All Hail Point-and-Click Apps!
A few years ago consumerization of everything was the rage. The belief was that enterprises would become more productive by rethinking every one of their processes and applying consumer principles to them. Setting up a new datacenter might be like scheduling your laundry service via your phone.
Not surprisingly, data analytics were swept up in that trend as well. It just so happened that the big data trend coincided with the consumerization trend. So … big data should just be a string of point-and-clicks that magically get you to the answer, regardless of who you are. CEO, product manager, production manager, IT operations - you’re a few simple clicks from processing terabytes of data and having the correct answer pop on to the screen of your phone.
All kidding aside, the consumerization movement has dramatically improved the accessibility of data. A focus on the workflows of users vs the data itself has helped give individuals more access to relevant data than they’ve ever had before. It’s a step in the direction of turning your organization into a data-driven business. All good, right?
Well, here’s the flip side: In order to simplify the complex task of correlating and calculating insights, many applications need to make fundamental assumptions about your data and what’s important to your business. What you typically see is that:
1. Products have strict requirements about what data is ingested and how it should be structured, regardless of whether that fits your ideal data structure.
2. There are underlying assumptions that the application layers into your data that your data consumers might not even know about.
There’s a way around these problems. It sounds contrarian, but hear the case out: Analytics should be treated as code.
Not only can those analytics be more powerful and do a better job of representing your data accurately, code can also make your data more accessible throughout your organization than a typical application can.
The requirements of analytics as code
Despite the consumerization movement, code doesn’t need to be a bad word. A good model for analytics as code is what happened in server infrastructure and management. What used to be managed by a slew of vendor-specific applications became “infrastructure as code” – lightweight scripts that could quickly and easily deploy new software in the cloud or in data centers.
As opposed to depending on a specific vendor app to know exactly how you’d like to deploy, how you’d like to customize your deployment, and even what 3rd party software you’d like to install, you just write a simple script that can manage deployment. That script is reusable by others (for the same or different use cases), it’s versioned and it’s more reliable than having a bunch of knowledge locked up in a set of silo’d management apps.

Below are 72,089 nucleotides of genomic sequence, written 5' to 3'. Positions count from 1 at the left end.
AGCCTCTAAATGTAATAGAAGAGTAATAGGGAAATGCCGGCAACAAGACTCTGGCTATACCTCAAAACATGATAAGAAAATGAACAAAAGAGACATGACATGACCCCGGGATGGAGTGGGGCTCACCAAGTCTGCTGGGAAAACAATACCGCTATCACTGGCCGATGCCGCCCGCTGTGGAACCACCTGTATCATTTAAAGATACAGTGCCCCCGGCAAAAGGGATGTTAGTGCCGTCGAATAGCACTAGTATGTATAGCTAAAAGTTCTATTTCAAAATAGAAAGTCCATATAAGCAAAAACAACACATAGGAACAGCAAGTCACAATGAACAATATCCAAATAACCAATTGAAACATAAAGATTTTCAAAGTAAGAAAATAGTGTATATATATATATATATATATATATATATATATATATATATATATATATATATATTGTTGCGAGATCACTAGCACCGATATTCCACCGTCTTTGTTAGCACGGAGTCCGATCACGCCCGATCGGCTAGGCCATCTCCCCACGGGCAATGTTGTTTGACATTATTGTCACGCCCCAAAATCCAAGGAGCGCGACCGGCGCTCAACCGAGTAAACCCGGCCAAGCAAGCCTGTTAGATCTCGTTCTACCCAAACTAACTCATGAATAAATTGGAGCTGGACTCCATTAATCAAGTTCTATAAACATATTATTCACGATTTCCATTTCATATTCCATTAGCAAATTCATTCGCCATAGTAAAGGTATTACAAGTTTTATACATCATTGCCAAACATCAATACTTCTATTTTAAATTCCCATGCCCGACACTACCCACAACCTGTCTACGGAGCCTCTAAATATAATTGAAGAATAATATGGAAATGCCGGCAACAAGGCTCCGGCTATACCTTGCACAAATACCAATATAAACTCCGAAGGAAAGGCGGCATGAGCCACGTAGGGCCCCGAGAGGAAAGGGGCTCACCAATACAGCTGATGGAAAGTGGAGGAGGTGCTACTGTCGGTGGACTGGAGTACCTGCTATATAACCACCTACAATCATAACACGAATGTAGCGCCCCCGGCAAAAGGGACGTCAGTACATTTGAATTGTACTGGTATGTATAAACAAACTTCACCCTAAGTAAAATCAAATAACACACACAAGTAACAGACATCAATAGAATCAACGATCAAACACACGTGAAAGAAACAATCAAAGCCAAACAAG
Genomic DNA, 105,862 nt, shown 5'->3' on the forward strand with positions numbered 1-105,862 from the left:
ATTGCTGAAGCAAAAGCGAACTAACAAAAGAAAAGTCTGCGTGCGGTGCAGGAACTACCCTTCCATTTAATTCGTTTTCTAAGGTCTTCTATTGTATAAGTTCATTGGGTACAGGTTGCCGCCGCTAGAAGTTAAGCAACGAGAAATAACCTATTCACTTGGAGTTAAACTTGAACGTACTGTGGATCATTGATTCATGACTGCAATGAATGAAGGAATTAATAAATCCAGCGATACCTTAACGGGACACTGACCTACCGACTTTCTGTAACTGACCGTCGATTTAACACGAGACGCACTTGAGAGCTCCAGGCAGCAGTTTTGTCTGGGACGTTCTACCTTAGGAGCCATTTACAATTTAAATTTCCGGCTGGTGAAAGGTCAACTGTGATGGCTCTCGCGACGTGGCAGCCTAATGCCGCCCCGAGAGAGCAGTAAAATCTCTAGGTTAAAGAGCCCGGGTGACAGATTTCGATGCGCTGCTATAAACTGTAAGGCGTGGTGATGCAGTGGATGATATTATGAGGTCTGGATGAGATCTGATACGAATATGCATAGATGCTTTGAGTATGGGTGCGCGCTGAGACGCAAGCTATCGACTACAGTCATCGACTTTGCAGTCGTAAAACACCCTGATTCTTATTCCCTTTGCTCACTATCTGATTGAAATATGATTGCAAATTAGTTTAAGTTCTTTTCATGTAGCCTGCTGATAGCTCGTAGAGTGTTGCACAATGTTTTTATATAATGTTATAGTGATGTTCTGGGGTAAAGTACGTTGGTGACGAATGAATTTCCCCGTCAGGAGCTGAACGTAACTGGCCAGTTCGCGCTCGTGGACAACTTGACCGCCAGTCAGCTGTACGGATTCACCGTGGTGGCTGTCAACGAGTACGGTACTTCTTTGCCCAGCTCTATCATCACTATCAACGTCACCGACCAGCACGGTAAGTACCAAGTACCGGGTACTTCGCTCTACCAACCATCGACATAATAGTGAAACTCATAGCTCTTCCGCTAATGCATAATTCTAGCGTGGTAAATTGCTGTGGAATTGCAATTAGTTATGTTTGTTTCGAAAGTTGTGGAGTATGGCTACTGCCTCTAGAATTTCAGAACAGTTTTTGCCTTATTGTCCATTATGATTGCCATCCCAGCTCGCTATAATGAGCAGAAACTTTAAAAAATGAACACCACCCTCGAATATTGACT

There are three core requirements for this shift that aren't clear by just talking about analytics as code, so let's lay them out here:
1. Analytics as code must be high level declarative code. Think about SQL but designed for streaming data. It's easy to describe what you want, not how the underlying system simplement the query.
2. The code must cover everything from getting the data, to analyzing the data, to visualizing the output. There is no need to implement separate libraries, frameworks, or apps for any part of the analytics puzzle.
3. You must be able to hide the code, while giving non-technical users a way to interact, filter, and transform the data.
Analytics as code: a quick example
Analytics as code doesn’t have to be something like low-level, functional MapReduce projects written in Java. In fact, the way code can be more accessible to data developers is to be built around a domain-specific language specifically for big data. Then, much like the concept of infrastructure as code, analytics as code can be defined as lightweight scripting that quickly gets any developer, DevOps, or analyst to an answer. For example the basic structure of an analytics query “script” looks like:
read data | analyze | visualize
This structure is what Jut uses in its language, Juttle, for streaming analytics processing. Areal-world query looks like this: